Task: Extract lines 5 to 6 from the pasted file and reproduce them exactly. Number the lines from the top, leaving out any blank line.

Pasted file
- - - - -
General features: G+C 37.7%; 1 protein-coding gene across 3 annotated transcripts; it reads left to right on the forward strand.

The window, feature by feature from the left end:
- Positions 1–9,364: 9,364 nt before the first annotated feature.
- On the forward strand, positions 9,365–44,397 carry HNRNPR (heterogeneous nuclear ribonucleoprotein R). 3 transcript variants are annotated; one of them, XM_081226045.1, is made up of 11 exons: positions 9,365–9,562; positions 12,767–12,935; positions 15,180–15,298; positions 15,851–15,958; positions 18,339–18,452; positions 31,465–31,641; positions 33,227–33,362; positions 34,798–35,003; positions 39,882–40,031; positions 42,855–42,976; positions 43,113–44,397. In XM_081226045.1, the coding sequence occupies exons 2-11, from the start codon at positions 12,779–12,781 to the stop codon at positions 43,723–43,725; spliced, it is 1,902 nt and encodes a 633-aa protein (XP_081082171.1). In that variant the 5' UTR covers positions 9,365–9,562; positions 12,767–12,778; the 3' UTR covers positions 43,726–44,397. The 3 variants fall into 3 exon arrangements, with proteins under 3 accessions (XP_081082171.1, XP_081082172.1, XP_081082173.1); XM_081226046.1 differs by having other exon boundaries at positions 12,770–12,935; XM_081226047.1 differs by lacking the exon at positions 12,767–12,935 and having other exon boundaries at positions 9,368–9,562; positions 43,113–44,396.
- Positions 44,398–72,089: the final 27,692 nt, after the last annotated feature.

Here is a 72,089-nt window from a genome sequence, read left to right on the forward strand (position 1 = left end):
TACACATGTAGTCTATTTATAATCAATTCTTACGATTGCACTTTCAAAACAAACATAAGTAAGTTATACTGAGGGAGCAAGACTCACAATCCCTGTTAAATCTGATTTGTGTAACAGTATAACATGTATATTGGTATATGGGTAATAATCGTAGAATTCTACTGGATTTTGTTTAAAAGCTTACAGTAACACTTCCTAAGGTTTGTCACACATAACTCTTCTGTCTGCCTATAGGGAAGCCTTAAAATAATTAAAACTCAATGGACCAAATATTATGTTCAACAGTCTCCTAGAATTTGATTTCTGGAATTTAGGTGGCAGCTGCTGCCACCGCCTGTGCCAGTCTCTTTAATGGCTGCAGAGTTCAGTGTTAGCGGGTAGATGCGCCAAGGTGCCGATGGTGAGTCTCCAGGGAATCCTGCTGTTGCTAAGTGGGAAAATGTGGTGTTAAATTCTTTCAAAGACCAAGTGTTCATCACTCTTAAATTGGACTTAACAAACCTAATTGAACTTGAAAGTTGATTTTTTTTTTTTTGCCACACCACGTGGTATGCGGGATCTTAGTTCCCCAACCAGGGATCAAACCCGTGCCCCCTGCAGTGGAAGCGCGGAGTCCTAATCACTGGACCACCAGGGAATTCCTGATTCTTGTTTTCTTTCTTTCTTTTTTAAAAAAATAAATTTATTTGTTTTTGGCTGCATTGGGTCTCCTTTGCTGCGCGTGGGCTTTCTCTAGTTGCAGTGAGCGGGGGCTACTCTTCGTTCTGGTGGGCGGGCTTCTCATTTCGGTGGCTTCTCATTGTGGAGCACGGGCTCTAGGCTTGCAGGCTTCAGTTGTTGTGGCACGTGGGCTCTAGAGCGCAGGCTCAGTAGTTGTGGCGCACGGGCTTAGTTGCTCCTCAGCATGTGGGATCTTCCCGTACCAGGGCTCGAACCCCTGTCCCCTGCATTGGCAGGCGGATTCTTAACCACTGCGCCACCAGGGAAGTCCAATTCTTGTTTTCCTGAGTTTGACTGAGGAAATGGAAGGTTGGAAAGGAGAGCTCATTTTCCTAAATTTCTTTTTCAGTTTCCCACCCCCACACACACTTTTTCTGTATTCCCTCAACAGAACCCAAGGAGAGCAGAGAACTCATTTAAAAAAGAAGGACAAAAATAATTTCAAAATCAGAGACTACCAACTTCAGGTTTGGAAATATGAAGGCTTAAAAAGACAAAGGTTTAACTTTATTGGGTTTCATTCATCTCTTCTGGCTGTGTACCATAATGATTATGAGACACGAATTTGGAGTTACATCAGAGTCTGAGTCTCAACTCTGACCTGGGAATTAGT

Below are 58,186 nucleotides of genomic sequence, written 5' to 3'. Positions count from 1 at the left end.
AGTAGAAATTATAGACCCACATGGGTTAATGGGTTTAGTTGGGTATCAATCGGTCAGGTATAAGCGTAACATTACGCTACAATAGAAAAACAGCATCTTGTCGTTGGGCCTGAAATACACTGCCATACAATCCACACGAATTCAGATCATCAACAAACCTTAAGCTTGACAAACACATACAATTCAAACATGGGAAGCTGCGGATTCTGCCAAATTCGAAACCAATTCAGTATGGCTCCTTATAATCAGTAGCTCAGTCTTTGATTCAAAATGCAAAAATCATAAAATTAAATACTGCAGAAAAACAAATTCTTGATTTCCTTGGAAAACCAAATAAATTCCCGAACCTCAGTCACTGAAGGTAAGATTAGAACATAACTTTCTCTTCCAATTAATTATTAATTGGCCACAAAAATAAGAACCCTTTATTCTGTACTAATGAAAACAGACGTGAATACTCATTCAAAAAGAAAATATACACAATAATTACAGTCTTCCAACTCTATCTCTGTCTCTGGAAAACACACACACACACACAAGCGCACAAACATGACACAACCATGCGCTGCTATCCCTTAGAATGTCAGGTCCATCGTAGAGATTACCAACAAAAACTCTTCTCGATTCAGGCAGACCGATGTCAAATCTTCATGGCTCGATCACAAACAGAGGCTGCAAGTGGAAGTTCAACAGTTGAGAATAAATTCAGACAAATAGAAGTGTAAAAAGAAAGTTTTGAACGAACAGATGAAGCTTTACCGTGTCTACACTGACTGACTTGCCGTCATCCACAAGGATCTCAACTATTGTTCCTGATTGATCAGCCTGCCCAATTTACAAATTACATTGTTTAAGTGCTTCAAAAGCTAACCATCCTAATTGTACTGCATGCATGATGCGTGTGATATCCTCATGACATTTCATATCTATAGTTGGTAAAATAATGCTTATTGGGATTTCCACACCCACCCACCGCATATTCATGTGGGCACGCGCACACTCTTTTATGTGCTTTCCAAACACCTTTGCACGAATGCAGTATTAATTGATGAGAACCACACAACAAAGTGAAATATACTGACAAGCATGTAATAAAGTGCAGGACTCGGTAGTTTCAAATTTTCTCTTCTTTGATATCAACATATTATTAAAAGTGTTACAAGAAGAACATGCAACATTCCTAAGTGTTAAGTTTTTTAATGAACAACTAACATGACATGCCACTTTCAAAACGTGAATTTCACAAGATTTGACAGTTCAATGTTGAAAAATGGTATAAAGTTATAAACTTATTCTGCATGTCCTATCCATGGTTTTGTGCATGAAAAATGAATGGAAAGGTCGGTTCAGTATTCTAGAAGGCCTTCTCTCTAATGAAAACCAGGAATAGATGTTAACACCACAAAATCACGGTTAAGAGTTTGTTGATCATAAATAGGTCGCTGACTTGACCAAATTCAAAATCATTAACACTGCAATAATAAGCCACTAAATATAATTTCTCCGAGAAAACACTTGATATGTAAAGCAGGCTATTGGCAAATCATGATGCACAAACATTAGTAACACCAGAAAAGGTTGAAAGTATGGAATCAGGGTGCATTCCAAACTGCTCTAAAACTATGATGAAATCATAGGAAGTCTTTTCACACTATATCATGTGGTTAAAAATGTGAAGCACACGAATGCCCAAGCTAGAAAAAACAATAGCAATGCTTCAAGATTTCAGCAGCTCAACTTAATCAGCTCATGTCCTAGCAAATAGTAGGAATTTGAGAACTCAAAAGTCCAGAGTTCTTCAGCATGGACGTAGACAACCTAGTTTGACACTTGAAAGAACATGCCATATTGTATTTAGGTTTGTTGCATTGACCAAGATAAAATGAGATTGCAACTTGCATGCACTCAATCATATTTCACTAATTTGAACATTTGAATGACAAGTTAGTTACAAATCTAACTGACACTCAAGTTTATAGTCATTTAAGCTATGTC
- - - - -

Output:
- Positions 44,398–72,089: the final 27,692 nt, after the last annotated feature.

Here is a 72,089-nt window from a genome sequence, read left to right on the forward strand (position 1 = left end):